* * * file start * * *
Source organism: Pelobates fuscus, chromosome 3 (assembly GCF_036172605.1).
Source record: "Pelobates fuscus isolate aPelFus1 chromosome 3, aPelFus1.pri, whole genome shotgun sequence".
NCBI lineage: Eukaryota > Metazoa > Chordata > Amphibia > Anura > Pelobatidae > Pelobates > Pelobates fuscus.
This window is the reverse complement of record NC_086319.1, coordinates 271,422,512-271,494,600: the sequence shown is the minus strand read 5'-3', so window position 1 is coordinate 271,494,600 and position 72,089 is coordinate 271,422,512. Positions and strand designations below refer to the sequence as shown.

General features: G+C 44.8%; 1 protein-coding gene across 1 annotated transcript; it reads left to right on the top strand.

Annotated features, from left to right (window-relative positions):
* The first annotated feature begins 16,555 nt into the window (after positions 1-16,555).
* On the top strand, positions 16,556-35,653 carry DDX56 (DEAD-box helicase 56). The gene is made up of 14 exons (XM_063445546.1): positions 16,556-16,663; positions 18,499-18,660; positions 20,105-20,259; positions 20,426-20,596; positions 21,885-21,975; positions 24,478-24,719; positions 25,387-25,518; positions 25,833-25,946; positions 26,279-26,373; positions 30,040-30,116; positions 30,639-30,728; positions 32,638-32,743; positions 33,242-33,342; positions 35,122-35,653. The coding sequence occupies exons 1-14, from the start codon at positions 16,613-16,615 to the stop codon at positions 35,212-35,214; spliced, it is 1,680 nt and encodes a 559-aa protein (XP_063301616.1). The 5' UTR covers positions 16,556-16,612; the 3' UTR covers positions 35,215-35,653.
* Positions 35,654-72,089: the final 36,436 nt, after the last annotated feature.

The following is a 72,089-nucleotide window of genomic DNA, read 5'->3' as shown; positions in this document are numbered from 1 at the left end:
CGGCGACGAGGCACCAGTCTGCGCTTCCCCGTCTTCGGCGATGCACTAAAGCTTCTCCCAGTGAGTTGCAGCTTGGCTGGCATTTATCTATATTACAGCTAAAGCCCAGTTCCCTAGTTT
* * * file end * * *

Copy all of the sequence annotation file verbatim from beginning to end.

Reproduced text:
Source organism: Pelobates fuscus, chromosome 3 (assembly GCF_036172605.1).
Source record: "Pelobates fuscus isolate aPelFus1 chromosome 3, aPelFus1.pri, whole genome shotgun sequence".
NCBI lineage: Eukaryota > Metazoa > Chordata > Amphibia > Anura > Pelobatidae > Pelobates > Pelobates fuscus.
This window is the reverse complement of record NC_086319.1, coordinates 271,422,512-271,494,600: the sequence shown is the minus strand read 5'-3', so window position 1 is coordinate 271,494,600 and position 72,089 is coordinate 271,422,512. Positions and strand designations below refer to the sequence as shown.

General features: G+C 44.8%; 1 protein-coding gene across 1 annotated transcript; it reads left to right on the top strand.

Annotated features, from left to right (window-relative positions):
* The first annotated feature begins 16,555 nt into the window (after positions 1-16,555).
* On the top strand, positions 16,556-35,653 carry DDX56 (DEAD-box helicase 56). The gene is made up of 14 exons (XM_063445546.1): positions 16,556-16,663; positions 18,499-18,660; positions 20,105-20,259; positions 20,426-20,596; positions 21,885-21,975; positions 24,478-24,719; positions 25,387-25,518; positions 25,833-25,946; positions 26,279-26,373; positions 30,040-30,116; positions 30,639-30,728; positions 32,638-32,743; positions 33,242-33,342; positions 35,122-35,653. The coding sequence occupies exons 1-14, from the start codon at positions 16,613-16,615 to the stop codon at positions 35,212-35,214; spliced, it is 1,680 nt and encodes a 559-aa protein (XP_063301616.1). The 5' UTR covers positions 16,556-16,612; the 3' UTR covers positions 35,215-35,653.
* Positions 35,654-72,089: the final 36,436 nt, after the last annotated feature.

The following is a 72,089-nucleotide window of genomic DNA, read 5'->3' as shown; positions in this document are numbered from 1 at the left end:
CGGCGACGAGGCACCAGTCTGCGCTTCCCCGTCTTCGGCGATGCACTAAAGCTTCTCCCAGTGAGTTGCAGCTTGGCTGGCATTTATCTATATTACAGCTAAAGCCCAGTTCCCTAGTTT